She waits for the jagged lighting to come. When it does, she yelps in distress at seeing she has veered far out of her way: instead of heading towards the marina she has come out on the other side of the peninsula, close to the wilder beach at which she’s forbidden to swim. There are no houses around here, yet she sees a light wavering through the rain. She perks up: it must be her parents out looking for her. But the light doesn’t move, doesn’t bob up and down like a flashlight, and as she moves closer, she sees that it is fixed, and coming from a small dwelling on the sheltered side of a long, low sand dune, half-obscured by panic grass.

As she approaches, she hears a voice calling out and she runs, slipping with every few steps. Cal stands in the open doorway of the shack, waiting. She smells the rank, animal scent of his pipe, and sees the red glow of the embers like an evil winking eye as he sucks in. She raises a hand in greeting, so happy to see another living being, and slips past the door he holds open for her.

Only after Caroline and Paul reach the boat and search its empty ringing spaces does the panic really take hold. They grab waterproof jackets and head back out into the storm, gripping each other as they run and search and call. They may as well be screaming underwater for all the sound carries. Everett isn’t in any of the usual places, the places where there might be any kind of shelter from this wild weather. They knock on the doors of the nearest houses but all three are dark and no one comes. They look in the public toilet block and the desolate bus station. They don’t look in the water, though; not yet. Please god, not yet. Wind whips at their clothes. Their shoes are soaked through. Caroline is crying openly now, her mouth hanging open like cats when they’re frightened.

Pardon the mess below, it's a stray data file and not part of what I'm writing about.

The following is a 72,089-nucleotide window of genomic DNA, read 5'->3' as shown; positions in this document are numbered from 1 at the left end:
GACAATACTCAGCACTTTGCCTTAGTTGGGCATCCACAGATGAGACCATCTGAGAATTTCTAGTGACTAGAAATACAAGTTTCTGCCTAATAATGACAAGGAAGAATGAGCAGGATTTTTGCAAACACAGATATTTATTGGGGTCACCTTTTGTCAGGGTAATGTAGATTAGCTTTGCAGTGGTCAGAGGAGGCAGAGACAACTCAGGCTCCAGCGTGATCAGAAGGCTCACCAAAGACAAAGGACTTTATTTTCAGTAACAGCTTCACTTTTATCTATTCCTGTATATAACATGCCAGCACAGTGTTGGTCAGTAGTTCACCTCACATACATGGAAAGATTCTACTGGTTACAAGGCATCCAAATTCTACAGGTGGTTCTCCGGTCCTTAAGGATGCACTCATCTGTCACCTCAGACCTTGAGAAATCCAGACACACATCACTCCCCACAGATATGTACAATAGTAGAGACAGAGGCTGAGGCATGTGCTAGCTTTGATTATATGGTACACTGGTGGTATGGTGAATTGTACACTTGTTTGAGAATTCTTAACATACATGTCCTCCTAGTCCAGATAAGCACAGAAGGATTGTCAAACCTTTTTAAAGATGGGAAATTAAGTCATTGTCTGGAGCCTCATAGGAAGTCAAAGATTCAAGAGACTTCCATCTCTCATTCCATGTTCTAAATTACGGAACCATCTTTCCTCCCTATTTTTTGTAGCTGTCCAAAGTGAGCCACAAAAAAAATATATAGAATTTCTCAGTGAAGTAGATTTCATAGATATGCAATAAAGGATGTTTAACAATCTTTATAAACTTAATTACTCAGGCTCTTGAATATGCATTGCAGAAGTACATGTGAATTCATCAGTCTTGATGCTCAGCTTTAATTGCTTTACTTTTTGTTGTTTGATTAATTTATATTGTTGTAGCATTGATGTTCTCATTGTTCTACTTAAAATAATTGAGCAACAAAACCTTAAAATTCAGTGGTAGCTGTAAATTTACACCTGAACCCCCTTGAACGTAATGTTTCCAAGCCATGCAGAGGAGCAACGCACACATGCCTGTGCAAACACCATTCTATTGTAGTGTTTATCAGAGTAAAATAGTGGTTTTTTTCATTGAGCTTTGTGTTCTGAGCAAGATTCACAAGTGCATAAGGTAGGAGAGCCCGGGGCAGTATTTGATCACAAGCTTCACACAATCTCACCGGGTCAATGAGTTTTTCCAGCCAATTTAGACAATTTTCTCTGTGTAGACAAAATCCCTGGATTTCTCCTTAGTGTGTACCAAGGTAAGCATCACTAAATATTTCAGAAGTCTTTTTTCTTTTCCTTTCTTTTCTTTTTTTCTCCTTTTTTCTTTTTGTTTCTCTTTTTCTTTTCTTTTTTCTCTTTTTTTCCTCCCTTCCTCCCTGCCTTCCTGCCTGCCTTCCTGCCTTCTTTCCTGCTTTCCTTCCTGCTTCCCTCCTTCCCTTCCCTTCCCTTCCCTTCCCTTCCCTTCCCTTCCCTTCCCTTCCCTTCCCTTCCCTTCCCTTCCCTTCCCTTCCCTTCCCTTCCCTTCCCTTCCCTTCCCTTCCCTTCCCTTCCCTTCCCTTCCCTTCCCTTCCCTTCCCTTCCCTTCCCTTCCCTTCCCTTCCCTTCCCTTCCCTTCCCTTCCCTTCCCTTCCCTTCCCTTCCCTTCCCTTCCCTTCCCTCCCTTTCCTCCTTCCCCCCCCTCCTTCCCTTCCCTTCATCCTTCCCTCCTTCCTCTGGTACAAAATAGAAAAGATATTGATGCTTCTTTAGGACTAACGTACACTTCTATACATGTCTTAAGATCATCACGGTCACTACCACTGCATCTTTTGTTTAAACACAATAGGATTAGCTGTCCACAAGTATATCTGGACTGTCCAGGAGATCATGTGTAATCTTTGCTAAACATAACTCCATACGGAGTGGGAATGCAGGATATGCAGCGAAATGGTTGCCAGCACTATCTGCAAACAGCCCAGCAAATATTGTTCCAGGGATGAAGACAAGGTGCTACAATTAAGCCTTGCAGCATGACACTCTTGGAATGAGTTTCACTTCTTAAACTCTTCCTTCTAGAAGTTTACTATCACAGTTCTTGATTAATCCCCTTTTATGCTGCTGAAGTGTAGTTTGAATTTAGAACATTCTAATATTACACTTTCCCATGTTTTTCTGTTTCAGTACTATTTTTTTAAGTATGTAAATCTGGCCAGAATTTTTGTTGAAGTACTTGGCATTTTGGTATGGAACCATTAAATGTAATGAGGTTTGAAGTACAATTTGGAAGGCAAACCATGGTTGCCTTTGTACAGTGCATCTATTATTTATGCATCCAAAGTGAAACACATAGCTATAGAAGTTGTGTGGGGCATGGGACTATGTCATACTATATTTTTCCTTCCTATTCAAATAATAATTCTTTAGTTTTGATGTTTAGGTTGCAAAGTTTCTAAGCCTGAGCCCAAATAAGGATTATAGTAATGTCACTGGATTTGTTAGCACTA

“She’s probably back at the boat by now!” he yells to her, although he doesn’t believe this. “Let’s go check.”

Because he knows Caroline won’t hear over the noise, he says the incantation out loud: Let her be there, let her be there. They stumble back along the pier and leap on board, but apart from the sickening tilt of the deck beneath their feet nothing has changed, the vessel is still empty. They stand there for a moment in the downpour, unsure of what to do. It’s already impossible to imagine ever being dry or warm or not terrified again. Caroline bows her head as if gathering strength.

“We should try that shack,” she yells into his ear. “Cal’s shack.”

He nods with fevered intensity, relieved she hadn’t suggested getting the police involved or summoning a search party. That would be acknowledging that she might really be lost, or worse. They want her to be at Cal’s shack and dread it at the same time. They run all the way, splashing and cursing. Caroline goes down near the big sand dunes when her foot gets twisted in a root. One minute she’s running beside him and the next she’s sprawled face down in the sand. Events seem to occur outside of ordinary physics.

“I’m alright, I’m alright,” she pants as he pulls her up. She holds her hands in front of her like a penitent, and he sees her palms are grazed, pitted with tiny angry puncture marks. She holds onto him as they run, favoring her left leg a little, leaning into him. Finally, they see it, a wavering light through the rain.